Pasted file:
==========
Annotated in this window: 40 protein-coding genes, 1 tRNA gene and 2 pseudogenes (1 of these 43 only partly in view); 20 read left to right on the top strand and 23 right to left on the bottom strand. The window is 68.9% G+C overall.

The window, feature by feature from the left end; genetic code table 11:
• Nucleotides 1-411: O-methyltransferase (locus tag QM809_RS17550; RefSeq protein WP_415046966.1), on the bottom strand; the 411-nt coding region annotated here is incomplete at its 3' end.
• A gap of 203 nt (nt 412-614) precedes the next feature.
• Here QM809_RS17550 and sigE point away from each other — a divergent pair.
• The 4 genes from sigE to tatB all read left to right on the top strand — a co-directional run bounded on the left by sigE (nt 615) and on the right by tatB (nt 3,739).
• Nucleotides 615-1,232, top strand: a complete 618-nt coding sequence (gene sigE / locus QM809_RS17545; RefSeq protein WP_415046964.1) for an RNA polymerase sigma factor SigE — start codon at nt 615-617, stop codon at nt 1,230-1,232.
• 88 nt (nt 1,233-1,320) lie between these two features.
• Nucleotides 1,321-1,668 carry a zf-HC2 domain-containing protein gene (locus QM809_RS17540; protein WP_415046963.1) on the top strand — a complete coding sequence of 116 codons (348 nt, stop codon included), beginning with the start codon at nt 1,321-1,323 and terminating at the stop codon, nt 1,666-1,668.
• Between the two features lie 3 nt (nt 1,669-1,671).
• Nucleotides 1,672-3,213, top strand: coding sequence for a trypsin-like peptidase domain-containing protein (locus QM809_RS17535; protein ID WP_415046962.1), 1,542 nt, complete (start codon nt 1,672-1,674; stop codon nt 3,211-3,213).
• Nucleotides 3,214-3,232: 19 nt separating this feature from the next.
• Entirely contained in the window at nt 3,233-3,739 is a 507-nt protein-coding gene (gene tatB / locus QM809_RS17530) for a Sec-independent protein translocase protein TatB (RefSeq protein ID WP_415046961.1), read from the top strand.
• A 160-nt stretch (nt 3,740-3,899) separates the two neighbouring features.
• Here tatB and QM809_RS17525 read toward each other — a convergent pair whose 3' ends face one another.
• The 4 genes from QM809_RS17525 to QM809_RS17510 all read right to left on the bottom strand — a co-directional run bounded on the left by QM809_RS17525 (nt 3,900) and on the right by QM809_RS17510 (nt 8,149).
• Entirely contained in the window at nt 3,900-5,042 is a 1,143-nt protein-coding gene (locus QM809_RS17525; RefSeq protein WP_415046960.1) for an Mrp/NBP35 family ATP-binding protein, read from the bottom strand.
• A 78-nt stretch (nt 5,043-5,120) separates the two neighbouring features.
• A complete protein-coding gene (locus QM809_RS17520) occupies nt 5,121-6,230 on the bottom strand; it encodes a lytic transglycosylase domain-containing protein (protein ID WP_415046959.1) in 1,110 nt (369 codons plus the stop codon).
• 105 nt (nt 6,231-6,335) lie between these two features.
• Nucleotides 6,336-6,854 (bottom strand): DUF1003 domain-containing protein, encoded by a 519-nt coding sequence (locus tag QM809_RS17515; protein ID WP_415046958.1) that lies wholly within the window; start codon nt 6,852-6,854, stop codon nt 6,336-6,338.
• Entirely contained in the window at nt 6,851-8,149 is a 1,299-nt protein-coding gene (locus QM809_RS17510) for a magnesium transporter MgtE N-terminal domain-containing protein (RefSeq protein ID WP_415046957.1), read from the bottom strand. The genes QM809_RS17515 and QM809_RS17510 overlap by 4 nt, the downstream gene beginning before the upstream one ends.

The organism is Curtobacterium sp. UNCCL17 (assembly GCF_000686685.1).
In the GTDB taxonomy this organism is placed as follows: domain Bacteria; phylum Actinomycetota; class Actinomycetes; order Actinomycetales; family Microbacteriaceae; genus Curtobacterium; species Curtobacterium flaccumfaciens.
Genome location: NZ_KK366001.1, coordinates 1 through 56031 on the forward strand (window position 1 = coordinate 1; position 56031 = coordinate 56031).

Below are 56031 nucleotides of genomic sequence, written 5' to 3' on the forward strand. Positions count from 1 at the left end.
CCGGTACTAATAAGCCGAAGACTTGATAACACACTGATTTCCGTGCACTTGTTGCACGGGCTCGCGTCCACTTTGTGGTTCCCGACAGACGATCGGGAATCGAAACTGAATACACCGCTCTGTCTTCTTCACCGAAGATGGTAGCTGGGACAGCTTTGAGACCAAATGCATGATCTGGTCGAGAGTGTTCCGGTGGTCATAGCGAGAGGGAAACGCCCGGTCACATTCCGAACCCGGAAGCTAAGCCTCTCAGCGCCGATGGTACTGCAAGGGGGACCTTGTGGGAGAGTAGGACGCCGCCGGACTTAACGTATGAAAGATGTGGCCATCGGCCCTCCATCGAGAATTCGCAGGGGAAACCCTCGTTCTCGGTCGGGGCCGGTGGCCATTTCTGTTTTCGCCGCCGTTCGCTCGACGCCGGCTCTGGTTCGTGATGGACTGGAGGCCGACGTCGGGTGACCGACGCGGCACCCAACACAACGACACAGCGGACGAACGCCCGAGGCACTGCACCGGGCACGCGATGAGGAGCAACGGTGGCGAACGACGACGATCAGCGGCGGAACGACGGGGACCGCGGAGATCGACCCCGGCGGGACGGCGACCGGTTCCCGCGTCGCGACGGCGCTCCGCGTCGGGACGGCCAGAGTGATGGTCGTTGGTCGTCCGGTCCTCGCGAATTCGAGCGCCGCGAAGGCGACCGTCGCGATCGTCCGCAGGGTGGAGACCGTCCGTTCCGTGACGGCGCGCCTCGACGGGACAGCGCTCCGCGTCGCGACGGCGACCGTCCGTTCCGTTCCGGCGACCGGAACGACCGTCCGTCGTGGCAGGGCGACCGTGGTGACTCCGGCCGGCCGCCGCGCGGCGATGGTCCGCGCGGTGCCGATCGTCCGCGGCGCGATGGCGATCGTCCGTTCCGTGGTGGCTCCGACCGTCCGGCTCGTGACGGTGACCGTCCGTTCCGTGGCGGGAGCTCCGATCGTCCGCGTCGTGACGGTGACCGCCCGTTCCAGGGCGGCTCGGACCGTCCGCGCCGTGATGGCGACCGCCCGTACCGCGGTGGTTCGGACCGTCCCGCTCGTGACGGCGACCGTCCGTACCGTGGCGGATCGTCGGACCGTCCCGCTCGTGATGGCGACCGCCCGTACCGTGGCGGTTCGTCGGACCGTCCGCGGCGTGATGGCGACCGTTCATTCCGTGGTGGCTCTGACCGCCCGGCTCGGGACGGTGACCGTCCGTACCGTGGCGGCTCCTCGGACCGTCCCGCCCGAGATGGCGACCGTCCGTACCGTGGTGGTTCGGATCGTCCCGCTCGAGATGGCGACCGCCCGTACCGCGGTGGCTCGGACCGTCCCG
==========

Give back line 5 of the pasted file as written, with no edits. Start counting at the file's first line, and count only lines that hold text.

• Here QM809_RS17550 and sigE point away from each other — a divergent pair.